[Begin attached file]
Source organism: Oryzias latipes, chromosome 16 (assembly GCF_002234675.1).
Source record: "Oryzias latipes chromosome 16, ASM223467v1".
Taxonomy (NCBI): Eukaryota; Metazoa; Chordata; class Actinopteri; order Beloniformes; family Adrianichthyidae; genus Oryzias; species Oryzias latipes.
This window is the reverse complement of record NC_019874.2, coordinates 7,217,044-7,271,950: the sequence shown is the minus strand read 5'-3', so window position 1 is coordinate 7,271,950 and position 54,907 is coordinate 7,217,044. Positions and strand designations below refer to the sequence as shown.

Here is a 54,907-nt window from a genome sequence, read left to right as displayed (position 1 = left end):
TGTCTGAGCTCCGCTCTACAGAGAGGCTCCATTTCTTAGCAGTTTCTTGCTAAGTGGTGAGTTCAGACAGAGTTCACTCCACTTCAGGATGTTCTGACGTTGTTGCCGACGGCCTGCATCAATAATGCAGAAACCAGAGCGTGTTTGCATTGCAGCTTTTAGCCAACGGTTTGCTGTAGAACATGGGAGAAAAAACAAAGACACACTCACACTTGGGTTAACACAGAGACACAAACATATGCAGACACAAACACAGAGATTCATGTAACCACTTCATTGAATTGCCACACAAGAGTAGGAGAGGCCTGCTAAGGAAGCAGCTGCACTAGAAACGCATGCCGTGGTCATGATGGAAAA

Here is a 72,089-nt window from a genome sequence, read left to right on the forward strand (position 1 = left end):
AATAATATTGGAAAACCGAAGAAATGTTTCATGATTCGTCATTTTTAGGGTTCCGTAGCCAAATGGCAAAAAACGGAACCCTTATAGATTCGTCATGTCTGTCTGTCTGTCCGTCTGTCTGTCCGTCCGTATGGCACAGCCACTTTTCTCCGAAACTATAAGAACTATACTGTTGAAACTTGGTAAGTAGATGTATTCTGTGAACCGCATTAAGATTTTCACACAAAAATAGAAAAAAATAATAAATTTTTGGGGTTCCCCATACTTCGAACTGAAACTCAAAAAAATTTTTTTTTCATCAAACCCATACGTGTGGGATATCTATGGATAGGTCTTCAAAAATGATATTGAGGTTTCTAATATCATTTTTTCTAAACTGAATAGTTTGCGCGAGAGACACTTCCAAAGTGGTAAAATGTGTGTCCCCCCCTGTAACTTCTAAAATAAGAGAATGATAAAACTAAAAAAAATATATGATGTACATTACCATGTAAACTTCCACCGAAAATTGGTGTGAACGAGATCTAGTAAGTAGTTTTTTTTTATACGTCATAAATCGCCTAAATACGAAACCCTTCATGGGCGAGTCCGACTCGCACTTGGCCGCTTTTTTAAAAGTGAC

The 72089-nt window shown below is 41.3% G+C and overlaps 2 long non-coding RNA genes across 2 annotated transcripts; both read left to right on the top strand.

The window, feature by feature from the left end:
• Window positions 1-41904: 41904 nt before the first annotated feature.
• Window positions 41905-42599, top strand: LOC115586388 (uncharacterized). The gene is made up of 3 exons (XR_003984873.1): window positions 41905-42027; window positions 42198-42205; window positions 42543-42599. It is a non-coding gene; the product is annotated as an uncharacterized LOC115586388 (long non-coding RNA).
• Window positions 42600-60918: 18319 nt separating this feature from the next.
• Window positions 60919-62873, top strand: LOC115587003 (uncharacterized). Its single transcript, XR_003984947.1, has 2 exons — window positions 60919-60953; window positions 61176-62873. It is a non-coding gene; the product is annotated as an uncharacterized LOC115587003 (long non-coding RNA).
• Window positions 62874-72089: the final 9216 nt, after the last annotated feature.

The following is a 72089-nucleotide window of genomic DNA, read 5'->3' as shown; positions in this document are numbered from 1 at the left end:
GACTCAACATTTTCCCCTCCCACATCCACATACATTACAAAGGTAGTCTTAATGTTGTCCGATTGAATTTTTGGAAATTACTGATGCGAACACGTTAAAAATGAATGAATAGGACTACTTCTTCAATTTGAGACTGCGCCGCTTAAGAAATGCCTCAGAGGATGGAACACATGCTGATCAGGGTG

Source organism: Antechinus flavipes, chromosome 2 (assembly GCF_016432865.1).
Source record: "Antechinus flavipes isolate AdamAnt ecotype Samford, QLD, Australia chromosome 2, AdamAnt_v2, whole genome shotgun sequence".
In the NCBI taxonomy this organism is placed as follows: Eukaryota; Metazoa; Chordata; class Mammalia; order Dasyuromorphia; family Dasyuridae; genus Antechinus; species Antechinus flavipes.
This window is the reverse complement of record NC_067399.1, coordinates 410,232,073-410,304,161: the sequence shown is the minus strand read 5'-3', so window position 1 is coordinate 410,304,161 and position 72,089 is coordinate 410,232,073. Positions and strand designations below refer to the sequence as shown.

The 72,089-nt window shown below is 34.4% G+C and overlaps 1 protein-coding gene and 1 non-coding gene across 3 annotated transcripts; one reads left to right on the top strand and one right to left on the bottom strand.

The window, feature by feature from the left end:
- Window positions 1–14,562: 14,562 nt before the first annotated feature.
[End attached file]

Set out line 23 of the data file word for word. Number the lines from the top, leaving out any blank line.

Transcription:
The window, feature by feature from the left end: